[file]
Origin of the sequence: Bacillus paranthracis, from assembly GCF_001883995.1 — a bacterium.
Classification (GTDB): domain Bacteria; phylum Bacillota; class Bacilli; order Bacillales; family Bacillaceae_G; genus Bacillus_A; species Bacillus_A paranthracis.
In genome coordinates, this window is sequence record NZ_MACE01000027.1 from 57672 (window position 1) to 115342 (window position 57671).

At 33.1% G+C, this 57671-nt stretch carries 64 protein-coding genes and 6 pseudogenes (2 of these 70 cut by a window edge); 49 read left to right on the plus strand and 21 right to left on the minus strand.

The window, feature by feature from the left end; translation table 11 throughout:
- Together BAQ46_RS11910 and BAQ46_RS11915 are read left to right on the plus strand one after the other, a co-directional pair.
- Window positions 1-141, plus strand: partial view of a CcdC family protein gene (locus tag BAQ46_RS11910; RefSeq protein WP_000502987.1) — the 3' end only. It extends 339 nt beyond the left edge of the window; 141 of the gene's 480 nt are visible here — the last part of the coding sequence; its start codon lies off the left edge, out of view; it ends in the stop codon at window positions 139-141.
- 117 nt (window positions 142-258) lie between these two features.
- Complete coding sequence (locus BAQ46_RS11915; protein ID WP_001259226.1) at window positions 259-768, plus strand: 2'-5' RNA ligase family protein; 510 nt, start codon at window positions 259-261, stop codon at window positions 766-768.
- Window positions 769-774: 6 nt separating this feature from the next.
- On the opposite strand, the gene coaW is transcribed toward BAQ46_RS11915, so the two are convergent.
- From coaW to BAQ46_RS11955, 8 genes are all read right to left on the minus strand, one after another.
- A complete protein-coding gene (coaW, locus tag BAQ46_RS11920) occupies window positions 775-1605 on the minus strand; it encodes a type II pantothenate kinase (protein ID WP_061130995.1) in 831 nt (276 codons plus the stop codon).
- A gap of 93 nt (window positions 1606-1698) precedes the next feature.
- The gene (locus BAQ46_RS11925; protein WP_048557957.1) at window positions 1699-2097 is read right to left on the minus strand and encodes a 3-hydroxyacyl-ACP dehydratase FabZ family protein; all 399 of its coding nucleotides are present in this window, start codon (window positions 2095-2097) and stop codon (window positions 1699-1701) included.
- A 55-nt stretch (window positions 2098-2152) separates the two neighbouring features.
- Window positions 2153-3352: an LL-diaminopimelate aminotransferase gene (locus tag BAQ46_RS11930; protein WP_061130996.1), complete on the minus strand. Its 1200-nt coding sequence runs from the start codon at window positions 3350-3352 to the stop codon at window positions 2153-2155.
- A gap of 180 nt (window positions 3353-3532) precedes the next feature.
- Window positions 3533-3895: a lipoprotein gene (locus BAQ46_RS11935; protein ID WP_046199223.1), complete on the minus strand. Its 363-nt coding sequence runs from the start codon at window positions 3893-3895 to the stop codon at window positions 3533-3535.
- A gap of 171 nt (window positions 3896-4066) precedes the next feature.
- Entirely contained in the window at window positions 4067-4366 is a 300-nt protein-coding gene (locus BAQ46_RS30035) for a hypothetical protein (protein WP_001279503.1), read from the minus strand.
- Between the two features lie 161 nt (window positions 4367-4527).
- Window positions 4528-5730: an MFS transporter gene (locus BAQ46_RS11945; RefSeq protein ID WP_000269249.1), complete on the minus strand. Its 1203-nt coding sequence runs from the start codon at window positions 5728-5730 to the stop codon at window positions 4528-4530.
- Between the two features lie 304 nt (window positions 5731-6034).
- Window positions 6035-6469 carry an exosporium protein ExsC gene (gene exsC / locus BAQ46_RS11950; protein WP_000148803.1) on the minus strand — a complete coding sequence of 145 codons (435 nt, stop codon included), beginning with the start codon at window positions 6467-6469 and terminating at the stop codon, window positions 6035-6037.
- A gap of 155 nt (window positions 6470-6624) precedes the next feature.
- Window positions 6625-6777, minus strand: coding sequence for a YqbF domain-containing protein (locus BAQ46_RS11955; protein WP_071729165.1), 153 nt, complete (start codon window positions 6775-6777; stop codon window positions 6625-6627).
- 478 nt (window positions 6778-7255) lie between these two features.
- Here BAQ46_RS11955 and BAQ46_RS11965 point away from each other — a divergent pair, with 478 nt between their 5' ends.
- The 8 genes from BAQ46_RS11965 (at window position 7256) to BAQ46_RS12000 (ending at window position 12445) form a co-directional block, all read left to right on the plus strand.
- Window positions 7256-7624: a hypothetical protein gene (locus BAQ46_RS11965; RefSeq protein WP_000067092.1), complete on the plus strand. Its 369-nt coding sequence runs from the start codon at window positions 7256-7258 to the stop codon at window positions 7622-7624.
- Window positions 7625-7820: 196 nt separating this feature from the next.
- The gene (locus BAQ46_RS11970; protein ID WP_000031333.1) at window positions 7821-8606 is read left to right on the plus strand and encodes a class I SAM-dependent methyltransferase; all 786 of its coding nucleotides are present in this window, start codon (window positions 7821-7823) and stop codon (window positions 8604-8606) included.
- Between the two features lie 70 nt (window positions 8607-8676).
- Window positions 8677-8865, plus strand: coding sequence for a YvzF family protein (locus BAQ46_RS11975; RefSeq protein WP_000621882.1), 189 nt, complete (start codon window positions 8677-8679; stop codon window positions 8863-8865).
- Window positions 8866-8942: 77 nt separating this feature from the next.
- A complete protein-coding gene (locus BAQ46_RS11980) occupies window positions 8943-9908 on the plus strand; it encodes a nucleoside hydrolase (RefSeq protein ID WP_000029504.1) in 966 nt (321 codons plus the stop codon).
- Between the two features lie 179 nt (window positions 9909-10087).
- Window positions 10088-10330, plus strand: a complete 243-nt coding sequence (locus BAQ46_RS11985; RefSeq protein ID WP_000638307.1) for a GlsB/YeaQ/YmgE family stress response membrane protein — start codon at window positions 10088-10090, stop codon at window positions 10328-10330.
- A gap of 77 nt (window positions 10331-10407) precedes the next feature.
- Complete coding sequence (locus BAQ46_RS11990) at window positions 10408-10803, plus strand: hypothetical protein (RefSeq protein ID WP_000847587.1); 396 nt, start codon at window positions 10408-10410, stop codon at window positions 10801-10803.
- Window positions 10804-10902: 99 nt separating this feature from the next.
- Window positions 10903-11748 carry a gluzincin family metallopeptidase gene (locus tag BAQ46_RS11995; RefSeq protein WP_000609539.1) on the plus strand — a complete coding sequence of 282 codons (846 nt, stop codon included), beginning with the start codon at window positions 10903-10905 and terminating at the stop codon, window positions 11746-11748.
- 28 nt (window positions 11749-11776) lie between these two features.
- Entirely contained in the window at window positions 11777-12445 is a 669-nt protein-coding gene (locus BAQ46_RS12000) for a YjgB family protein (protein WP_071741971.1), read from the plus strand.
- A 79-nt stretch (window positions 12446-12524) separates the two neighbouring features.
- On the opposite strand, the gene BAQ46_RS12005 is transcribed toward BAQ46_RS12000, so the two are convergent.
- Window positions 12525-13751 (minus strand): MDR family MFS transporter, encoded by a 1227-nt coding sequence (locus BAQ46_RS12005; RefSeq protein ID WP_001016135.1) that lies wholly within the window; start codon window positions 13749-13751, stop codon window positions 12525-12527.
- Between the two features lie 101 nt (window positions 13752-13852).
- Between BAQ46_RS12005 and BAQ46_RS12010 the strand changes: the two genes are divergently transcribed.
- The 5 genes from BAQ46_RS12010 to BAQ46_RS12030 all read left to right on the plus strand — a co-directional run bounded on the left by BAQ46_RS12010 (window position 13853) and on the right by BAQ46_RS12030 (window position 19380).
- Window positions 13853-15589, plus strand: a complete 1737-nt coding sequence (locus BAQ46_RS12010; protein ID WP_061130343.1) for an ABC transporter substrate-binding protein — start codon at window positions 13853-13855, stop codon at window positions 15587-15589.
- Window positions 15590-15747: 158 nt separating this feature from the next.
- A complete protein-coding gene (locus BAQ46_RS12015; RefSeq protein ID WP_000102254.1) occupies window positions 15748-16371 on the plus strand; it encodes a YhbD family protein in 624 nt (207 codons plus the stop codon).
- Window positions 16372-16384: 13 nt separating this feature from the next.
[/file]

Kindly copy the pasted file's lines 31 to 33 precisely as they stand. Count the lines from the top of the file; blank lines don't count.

- Window positions 7256-7624: a hypothetical protein gene (locus BAQ46_RS11965; RefSeq protein WP_000067092.1), complete on the plus strand. Its 369-nt coding sequence runs from the start codon at window positions 7256-7258 to the stop codon at window positions 7622-7624.
- Window positions 7625-7820: 196 nt separating this feature from the next.
- The gene (locus BAQ46_RS11970; protein ID WP_000031333.1) at window positions 7821-8606 is read left to right on the plus strand and encodes a class I SAM-dependent methyltransferase; all 786 of its coding nucleotides are present in this window, start codon (window positions 7821-7823) and stop codon (window positions 8604-8606) included.